updated 01:05 pm EDT, Sun March 27, 2011
Microsoft gets bills that hit supplier piracy
Microsoft has stirred controversy in the past week by passing a bill (PDF) in its main state of Washington, as well as proposals in Oregon (PDF), New York, and several other states, that could make firms liable for pirated software use by their suppliers. The move would let Microsoft or anyone else sue a US company if one of its contractors uses pirated content to make, market, or ship a product. In Washington, Microsoft could seek triple damages or a ban on a company's products if the case went to trial.
The law has drawn controversy since it could have repercussions both for US laws but also for fair competition. At a minimum, Microsoft's enacted and proposed measures may conflict directly with federal-level copyright laws. Companies may also be prone to lawsuits even despite their best efforts, since they may be unable to monitor the software use in factories and offices in China or other countries where piracy is common. Dell, GM, HP, IBM, and Walmart all objected to the Washington bill but were largely ignored.
It's suspected that Microsoft also had the law shaped primarily to hurt device makers who back away from either Windows or Windows Phone in favor of Android, Chrome OS, or another Linux-related OS. Having the power to sue because of contractors could let Microsoft punish a company for using an alternative by using pirated Windows or Office installs at a contractor as a pretext.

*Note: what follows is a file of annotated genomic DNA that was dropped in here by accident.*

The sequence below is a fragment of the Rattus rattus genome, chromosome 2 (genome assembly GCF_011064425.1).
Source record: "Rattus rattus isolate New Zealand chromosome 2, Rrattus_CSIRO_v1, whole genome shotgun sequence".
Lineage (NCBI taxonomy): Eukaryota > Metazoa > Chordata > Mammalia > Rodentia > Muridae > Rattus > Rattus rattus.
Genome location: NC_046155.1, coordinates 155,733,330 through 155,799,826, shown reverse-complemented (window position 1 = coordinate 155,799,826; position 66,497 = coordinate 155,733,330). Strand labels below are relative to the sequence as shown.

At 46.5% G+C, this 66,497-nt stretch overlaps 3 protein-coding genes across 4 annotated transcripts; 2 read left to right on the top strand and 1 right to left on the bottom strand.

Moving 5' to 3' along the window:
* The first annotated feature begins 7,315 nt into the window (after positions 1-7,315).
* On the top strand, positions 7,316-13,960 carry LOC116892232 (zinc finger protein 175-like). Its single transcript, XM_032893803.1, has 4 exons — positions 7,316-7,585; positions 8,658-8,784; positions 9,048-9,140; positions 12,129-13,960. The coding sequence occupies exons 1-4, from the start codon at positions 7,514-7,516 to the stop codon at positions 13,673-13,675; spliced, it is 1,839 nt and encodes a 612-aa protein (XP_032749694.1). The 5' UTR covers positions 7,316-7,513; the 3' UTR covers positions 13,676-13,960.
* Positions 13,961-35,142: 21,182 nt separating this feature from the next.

The Washington and Oregon bills conveniently exclude open-source licenses, where users can freely modify the software, from having similar claims. As such, neither Google nor Linux distribution providers like Red Hat could make claims for damages in the same situation, putting all the power in Microsoft's hands. Hardware manufacturers using Android or Linux would also be locked out.
Ever since Linux became a significant competitive threat in servers, Microsoft has tried to argue it has inherent ownership of technology in Linux-related platforms and has tried to extract royalty deals to either discourage use or profit even as competitors move away; most of these have focused on patents. It's known to have used SCO's Unix ownership lawsuits as proxies to close down competition and has used a patent licensing deal with Novell as a way of pushing other companies into making cross-licensing patent agreements, such as Amazon's Kindle licensing. To date, the patent assertions have faced few significant challenges, although Motorola has fought back. [via Groklaw]